BirthBohr was the second of three children born into an upper middle-class Copenhagen family. His mother, Ellen (née Adler), was the daughter of a prominent Jewish banker. Reference:
Aaserud, Finn. “Niels Bohr.” Encyclopædia Britannica, Encyclopædia Britannica, Inc., 14 Nov. 2019, www.britannica.com/biography/Niels-Bohr.
The Copenhagen interpretationThe Copenhagen interpretation was first posed by Bohr in 1920. It states "a quantum particle doesn't exist in one state or another, but in all of its possible states at once. It's only when we observe its state that a quantum particle is essentially forced to choose one probability." Reference:
Clark, Josh. “How Quantum Suicide Works.” How Stuff Works Science, 27 Jan. 2020, science.howstuffworks.com/innovation/science-questions/quantum-suicide4.htm.
Wins Nobel PrizeBohr received the 1922 Nobel Prize in Physics for his work on atomic structures. His theory asserted that physical properties on an atomic level would be viewed differently depending on experimental parameters, hence explaining why light could be seen as both a particle and a wave, though never both at the same time. Reference:
“Niels Bohr.” Biography.com, A&E Networks Television, 26 July 2019, www.biography.com/scientist/niels-bohr. https://www.youtube.com/watch?v=GhAn8xZQ-d8&feature=youtu.be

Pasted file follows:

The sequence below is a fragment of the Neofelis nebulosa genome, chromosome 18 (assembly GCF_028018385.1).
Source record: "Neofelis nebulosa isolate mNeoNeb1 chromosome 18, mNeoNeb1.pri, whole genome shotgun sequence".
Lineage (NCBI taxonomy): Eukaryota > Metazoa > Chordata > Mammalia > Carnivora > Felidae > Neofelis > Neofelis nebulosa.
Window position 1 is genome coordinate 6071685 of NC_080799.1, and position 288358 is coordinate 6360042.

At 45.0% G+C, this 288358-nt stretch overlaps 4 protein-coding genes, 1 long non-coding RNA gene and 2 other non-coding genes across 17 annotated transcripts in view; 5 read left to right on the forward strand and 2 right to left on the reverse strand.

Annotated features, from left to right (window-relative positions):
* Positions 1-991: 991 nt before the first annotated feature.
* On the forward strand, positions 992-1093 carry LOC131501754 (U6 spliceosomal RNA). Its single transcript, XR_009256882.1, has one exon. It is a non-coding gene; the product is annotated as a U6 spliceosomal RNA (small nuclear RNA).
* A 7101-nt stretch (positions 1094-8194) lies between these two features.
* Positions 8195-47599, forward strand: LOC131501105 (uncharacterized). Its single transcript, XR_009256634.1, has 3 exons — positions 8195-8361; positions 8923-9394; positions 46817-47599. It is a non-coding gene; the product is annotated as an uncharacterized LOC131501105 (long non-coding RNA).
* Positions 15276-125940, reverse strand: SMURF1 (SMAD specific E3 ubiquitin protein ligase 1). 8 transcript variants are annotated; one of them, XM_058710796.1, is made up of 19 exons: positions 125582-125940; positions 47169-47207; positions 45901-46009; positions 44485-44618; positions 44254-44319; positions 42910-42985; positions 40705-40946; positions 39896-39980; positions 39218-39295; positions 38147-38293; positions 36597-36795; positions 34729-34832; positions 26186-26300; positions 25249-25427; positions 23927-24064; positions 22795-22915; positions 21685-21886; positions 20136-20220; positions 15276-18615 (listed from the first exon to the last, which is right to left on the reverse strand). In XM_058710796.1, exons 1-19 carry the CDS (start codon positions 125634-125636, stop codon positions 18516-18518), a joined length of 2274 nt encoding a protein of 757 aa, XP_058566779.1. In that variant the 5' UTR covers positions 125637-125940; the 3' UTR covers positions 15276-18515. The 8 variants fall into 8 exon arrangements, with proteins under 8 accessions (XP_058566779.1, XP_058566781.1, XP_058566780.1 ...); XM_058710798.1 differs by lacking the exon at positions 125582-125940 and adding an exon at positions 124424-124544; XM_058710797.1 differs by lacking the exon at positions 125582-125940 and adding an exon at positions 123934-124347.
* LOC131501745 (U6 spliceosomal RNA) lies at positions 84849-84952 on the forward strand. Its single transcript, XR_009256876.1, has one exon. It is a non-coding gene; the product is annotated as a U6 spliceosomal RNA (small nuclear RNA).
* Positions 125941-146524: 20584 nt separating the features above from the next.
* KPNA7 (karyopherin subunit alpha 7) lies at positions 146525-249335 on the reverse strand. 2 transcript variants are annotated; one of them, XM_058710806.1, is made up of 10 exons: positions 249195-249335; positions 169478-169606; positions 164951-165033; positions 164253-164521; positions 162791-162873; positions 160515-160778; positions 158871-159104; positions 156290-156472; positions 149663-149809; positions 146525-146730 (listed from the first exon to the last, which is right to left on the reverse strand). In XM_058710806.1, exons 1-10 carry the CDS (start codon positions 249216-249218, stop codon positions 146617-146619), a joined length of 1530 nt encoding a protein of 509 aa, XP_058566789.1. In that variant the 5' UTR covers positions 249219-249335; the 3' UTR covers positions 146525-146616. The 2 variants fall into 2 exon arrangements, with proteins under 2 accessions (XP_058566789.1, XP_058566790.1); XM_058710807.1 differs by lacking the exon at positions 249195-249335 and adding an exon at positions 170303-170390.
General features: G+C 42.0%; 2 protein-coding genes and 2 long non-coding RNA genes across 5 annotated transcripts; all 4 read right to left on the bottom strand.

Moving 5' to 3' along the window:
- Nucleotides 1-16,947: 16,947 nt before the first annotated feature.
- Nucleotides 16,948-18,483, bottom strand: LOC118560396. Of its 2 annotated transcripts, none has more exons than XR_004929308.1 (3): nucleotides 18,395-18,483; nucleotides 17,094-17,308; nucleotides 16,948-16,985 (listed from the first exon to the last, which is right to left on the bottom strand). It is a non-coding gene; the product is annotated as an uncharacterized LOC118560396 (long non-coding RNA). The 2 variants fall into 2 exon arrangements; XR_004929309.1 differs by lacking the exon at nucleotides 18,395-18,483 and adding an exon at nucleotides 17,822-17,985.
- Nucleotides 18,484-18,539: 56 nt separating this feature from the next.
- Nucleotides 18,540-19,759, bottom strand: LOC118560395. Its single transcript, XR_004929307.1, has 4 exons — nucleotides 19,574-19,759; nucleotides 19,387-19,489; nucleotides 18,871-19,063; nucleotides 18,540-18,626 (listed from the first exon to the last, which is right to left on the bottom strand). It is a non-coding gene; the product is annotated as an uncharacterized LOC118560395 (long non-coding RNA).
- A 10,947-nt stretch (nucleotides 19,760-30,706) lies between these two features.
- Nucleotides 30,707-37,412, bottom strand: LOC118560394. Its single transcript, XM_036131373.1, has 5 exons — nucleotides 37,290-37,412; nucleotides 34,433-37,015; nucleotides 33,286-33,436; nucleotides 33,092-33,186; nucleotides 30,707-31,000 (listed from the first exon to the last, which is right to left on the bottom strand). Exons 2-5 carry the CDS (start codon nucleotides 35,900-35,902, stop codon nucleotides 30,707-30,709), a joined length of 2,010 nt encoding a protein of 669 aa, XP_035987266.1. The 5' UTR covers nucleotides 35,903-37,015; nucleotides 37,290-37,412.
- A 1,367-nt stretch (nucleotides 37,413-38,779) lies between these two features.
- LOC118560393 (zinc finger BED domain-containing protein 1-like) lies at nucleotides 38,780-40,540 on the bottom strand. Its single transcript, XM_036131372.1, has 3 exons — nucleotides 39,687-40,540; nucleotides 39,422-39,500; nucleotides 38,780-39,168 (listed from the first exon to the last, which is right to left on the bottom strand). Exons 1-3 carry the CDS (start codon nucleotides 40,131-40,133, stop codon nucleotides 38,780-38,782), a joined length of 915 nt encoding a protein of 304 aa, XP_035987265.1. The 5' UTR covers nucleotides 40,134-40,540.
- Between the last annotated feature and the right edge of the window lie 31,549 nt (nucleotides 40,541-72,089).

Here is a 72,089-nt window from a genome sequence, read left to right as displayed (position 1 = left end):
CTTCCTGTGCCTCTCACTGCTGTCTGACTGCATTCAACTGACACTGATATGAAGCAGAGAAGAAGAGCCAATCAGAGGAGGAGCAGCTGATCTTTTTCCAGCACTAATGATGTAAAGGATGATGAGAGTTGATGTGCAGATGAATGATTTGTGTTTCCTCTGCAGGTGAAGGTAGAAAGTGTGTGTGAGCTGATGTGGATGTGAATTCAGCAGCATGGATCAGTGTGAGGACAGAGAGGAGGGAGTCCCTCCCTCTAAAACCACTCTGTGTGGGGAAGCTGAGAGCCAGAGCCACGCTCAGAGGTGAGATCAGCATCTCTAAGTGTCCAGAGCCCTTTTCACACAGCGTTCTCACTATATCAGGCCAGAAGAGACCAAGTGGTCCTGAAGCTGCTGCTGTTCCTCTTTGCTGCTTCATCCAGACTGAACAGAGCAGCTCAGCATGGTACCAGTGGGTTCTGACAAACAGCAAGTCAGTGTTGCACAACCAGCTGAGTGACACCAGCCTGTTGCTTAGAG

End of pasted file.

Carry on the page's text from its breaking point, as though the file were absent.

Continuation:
Complementarity PhilosophyDuring the "Como Lecture" of 1927, Bohr introduced the concept of "complementarity". The concept of complementarity revolves around competing hypothesis and simultaneous testing, or in other words, observational tests cannot simultaneously measure incompatible theories. Reference:
da Costa, Newton C.A., and Decio Krause. “The Logic of Complementarity.” Pittsburgh University Archive, Federal University of Santa Catarina, 2003, philsci-archive.pitt.edu/1559/1/CosKraPL.pdf.
Escaping the NazisIn 1943, just before he was to be arrested by Nazi police, Bohr escaped to Sweden. He spent the remaining years of the war in England and the United States. In America, Bohr worked at the secret Los Alamos Laboratory on the Manhattan Project, where his assumed name was Nicholas Baker. “Guide to the Niels Bohr Collection 1909-1963.” Special Collections Resource Center, University of Chicago Library, www.lib.uchicago.edu/e/scrc/findingaids/view.php?eadid=ICU.SPCL.BOHR.
DeathAfter having a stroke, he died on November 18, 1962, in Copenhagen. Reference:
“Niels Bohr.” Biography.com, A&E Networks Television, 26 July 2019, www.biography.com/scientist/niels-bohr.
Reflections on BohrIn a letter to Imre Lakatos in 1968, Paul Feryeraband declared, "the idea of Bohr's obscurity" to be "nothing but a myth", perpetuated by critics like Popper, who had never bother to read him properly. Reference:
Faye, Jan, and Henry Folse. NIELS BOHR AND THE PHILOSOPHY OF PHYSICS: Twenty First-Century Perspectives. BLOOMSBURY, 2019.